Russia bans Alexei Navalny organisations as ‘extremist’

Navalny’s lawyers stormed out of court before the verdict was delivered

Oliver Carroll
Moscow Correspondent
@olliecarroll
Thursday 10 June 2021 00:10
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<p>Russian opposition leader Alexei Navalny</p>

Russian opposition leader Alexei Navalny

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A court in Moscow has outlawed organizations founded by jailed opposition leader Alexei Navalny by ruling them extremist — the latest move in a campaign to silence dissent ahead of elections in September.

By the time a verdict was delivered a little before 11pm local time, lawyers acting for jailed opposition leader Alexei Navalny’s organisations had already abandoned the courtroom in protest.

There was, of course, never much hope that the process would deliver anything other than the decision state prosecutors requested: that Mr Navalny’s anti-corruption NGO and regional political network be declared extremist organisations, and disbanded.

But the velocity with which the judge did just that within a day, rejecting a dozen legal objections and most points of law along the way, left the defence team with a perception their presence was no longer necessary.

"I hope that when you return from your deliberation room and you aren’t ashamed of what you say," lead lawyer Ivan Pavlov told the judge a few moments before excusing his team from the courtroom.

The decision to declare Mr Navalny’s organisations on a par with ISIS not only has the immediate effect of outlawing their activity. Thanks to another law passed in the run up, it also has the retroactive consequence of barring anyone connected with the organisations from running for legislative office.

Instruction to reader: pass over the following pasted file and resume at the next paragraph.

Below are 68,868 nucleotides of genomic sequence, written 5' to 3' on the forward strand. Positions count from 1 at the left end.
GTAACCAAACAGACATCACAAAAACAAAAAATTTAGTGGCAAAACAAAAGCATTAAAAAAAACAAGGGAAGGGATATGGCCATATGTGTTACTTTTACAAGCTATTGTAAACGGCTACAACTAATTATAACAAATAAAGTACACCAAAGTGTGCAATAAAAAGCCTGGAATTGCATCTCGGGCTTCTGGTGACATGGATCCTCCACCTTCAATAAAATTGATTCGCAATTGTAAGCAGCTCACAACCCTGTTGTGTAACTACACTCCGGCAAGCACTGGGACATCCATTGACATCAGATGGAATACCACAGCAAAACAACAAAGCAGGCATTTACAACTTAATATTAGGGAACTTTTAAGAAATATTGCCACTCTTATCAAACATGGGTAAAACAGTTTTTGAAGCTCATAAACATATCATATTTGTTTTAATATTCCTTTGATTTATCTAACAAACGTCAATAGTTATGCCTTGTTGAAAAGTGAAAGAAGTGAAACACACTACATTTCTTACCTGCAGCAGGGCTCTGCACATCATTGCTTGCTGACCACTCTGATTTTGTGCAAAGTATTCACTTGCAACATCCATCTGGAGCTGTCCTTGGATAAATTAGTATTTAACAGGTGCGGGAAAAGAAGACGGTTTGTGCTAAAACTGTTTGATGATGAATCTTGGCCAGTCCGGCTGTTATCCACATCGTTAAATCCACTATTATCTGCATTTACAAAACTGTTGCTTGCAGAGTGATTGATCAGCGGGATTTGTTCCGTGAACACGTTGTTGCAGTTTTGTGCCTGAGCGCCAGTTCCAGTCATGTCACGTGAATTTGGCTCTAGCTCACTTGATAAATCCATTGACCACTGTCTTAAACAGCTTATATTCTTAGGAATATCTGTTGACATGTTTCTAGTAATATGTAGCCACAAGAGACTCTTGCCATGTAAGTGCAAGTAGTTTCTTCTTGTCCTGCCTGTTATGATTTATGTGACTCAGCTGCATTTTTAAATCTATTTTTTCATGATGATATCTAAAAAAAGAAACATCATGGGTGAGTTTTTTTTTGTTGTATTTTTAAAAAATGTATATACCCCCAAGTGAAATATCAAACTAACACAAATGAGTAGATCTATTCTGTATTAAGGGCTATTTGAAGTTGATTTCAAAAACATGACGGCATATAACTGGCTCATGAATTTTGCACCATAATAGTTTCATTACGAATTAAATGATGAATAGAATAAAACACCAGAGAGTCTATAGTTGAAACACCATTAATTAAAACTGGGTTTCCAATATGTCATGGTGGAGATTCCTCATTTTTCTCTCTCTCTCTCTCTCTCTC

That, say Mr Navalny’s supporters, is the equivalent of banning all legitimate political opposition in Russia.

Much of the case at Moscow City Court was heard in secret, with the state having classified proceedings soon after they were filed.

According to Mr Navlny’s legal team, prosecutors argued his anti-corruption NGO was trying to "challenge constitutional order" and "create an opinion that a change of government is necessary”. A retort that turnover of government was a basic constitutional principle was given short shrift.

The moves to outlaw Mr Navalny’s organisation began on 16 April, several weeks after the Putin critic returned to Russia and was jailed. The court’s decision comes just a week before the Russian leader’s summit with US president Joe Biden in Switzerland.

Responding to the largely expected verdict, Mr Navalny issued a statement via lawyers on social media. He suggested his organisations would reform under another aegis.

"We aren’t a name, a document, or an office," he said. "We are a group of people who unite and organise against corruption, for fair courts and equality in front of the law. There are millions of us."

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